Effects are a great way to tailor your instrument’s signature tone into something quite different, pushing a guitar’s sound farther than what would normally be possible with just an amplifier. They are a great addition to a player’s arsenal of tonal tools. Do you know the differences between the three main type of effects? Today, we'll be looking at compact pedals (also commonly known as stompboxes), floor multi-effect boards and rack mount units in order to help you decide which best fits your needs. To find out more about each type of effect in regards to sound, such as distortion, delay, etc., you can check out our Effects 101 article.
Compact pedals: The most common effects unit of the three, they are designed to go in between the instrument and amplifier. Compact pedals usually provide a specific effect, like overdrive or delay, although many do offer multiple other features and controls. They are intended to work specifically with low signal levels that a guitar or bass produces and are usually not suitable for use with line level signals.
Rack mounted: These type of effects units are designed to bolt into the industry standard 19” rack mount cases. Rack mounted effects units were originally created for use in recording studios are usually of higher quality than floor pedals. They also often boast multiple effects as well as more options and controls than pedals.
Floor multi-effects: Just as with compact pedals, floor multi-effects units are designed go in between an instrument and an amp. Along with a multiple effects, these type of units often include amplifier, speaker and even microphone modelling. The major benefit of floor multi-effects units, aside from having a good amount of sounds at your disposal, is that they include foot switches to easily swap effects and may also include a rocker pedal for volume or wah control.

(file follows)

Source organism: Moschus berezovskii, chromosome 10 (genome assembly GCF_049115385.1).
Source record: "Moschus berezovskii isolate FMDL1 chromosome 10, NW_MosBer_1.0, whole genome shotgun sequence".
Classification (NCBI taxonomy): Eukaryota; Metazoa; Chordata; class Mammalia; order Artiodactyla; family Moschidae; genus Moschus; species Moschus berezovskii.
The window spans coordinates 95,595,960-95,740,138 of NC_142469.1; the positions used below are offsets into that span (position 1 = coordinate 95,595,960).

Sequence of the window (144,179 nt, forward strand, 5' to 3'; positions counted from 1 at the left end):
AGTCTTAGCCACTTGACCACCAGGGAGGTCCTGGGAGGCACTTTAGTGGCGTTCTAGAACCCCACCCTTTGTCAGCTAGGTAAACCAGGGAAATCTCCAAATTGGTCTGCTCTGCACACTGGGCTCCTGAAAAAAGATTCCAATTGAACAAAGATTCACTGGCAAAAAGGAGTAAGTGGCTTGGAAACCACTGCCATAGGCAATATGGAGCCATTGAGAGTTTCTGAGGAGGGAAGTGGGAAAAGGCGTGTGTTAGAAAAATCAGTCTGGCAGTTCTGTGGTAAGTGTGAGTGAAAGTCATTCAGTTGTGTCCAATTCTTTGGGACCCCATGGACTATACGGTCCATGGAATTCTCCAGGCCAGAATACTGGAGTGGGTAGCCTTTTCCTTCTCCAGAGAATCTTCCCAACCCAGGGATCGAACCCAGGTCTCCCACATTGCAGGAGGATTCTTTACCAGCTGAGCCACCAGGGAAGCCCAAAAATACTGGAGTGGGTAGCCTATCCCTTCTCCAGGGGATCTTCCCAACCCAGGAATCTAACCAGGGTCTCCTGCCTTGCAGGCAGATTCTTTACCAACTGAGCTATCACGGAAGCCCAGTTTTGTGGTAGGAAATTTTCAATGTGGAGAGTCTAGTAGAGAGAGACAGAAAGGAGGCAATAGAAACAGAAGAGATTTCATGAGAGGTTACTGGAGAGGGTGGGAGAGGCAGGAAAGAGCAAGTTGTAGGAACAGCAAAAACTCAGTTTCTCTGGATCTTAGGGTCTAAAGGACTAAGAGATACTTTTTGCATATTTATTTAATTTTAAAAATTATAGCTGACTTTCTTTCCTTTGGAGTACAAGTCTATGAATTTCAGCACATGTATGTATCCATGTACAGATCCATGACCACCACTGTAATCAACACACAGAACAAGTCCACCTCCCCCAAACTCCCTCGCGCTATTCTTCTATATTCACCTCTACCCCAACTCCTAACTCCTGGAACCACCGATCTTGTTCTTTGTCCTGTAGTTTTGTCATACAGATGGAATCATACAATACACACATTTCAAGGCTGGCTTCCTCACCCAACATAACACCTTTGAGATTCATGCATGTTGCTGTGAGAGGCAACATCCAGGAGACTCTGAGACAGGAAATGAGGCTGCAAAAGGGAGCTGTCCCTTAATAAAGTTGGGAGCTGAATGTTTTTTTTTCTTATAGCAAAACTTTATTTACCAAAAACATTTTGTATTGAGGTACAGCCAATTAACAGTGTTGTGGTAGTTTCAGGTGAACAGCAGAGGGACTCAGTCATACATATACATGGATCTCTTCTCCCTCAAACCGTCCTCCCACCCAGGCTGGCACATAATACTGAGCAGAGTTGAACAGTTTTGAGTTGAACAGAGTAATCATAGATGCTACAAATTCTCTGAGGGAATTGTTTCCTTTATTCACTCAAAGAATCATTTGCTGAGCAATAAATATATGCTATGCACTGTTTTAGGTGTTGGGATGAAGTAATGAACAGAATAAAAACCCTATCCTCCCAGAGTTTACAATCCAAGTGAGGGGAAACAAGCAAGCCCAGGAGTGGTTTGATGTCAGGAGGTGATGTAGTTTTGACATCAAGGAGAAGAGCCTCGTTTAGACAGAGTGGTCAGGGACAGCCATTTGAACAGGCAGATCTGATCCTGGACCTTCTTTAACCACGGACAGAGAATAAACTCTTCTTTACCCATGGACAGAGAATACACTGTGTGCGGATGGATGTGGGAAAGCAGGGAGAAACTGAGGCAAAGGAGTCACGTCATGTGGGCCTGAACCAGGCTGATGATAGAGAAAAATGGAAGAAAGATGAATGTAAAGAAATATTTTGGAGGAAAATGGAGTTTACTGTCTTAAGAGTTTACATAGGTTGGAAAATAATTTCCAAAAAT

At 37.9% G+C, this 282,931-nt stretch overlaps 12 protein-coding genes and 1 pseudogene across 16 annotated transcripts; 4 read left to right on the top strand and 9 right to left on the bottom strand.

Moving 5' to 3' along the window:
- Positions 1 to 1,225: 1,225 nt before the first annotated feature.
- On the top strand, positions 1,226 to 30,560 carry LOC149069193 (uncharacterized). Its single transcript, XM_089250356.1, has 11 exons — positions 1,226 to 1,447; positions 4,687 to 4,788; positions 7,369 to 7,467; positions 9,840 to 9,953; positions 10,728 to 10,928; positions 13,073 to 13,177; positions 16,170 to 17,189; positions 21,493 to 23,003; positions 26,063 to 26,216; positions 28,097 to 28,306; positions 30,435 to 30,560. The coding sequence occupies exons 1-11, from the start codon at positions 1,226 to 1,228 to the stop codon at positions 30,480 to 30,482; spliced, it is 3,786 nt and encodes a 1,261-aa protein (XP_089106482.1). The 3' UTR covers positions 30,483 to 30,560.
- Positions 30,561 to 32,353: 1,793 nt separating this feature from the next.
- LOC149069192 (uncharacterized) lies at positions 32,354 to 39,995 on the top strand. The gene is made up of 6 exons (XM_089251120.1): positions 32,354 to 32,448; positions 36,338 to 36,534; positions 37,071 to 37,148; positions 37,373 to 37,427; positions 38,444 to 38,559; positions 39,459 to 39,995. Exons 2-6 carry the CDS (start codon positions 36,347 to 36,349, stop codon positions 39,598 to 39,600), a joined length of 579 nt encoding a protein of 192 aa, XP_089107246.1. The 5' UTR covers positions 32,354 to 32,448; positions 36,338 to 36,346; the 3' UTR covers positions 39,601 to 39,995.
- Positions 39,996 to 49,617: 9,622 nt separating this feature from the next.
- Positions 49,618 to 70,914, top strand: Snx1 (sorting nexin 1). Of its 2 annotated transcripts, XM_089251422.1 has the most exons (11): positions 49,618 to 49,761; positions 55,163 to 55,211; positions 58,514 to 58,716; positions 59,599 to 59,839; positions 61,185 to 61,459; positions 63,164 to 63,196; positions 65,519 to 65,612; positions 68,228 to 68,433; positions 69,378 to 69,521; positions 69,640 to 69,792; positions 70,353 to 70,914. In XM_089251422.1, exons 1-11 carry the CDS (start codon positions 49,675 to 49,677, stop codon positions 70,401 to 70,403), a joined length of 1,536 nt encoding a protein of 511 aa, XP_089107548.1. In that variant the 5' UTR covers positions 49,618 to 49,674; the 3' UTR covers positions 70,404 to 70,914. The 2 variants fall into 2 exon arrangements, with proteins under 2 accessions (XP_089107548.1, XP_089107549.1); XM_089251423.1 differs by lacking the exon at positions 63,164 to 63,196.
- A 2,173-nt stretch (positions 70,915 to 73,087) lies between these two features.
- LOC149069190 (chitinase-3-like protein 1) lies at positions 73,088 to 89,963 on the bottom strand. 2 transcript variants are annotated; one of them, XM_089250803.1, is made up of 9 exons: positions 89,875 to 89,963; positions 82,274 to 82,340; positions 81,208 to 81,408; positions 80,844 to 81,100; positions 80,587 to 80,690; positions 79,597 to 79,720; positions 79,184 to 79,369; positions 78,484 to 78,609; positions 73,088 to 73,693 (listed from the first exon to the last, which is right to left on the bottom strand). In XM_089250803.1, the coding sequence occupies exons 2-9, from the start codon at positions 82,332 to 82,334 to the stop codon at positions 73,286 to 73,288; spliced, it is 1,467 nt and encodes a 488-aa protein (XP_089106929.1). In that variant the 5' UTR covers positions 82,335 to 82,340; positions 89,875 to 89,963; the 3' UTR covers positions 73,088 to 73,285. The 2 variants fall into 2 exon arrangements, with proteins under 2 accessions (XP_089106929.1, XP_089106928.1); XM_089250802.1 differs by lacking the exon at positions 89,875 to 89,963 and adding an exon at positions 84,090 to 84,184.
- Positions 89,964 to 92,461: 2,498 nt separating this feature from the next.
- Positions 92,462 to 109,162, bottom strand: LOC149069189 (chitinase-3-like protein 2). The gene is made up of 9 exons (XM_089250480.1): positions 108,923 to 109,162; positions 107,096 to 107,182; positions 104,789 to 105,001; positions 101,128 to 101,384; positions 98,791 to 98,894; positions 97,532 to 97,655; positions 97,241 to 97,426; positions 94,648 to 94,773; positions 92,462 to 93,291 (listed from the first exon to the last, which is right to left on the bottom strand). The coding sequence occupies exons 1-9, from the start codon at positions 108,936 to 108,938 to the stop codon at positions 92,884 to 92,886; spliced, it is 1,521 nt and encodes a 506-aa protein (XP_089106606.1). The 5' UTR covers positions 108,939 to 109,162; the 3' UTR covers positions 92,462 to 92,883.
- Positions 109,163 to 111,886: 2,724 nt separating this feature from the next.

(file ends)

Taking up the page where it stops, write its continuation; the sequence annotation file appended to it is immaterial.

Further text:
More about Multi-Effects
One of the main attractions of units containing multiple effects, be they rack mounted or floor boards, is that custom configurations and settings can usually be stored in the unit’s memory in the form of patches. When a saved patch is selected, the unit can recall all the different effects used in the patch, the order of the effect and even their individual settings. This ability can save a musician who heavily employs effects a lot of the time and effort involved with setting up and knob tweaking a number of separate compact pedals individually.
As mentioned above, many multi effects units often contain amp and speaker modelers, often making them the only device needed for a gig – just take your multi-effect unit and plug it straight into the PA or monitor system and you're ready to go.
One of the disadvantages of muti-effect units is that they tend to have a steep learning curve. If don’t have much experience with effects, suddenly having a huge variety all at once may feel a bit daunting. The best way to deal with this problem is by experimenting with one effect at a time to wrap your head around it, learning how it works and how to use it effectively before moving on to the next.
There is also a good chance that you will come to prefer a specific effect from a certain manufacturer. Most multi-effects units should allow you to insert separate pedals into an effect loop and be able to switch them in and out as required.
Need some help decided what effect form factor is right for you? You can chat with one of our pros and they'll be sure to send you in the right direction! Know what you're looking for? Browse our huge selection of Effects and once you're ready we'll be sure to get you the best deal around!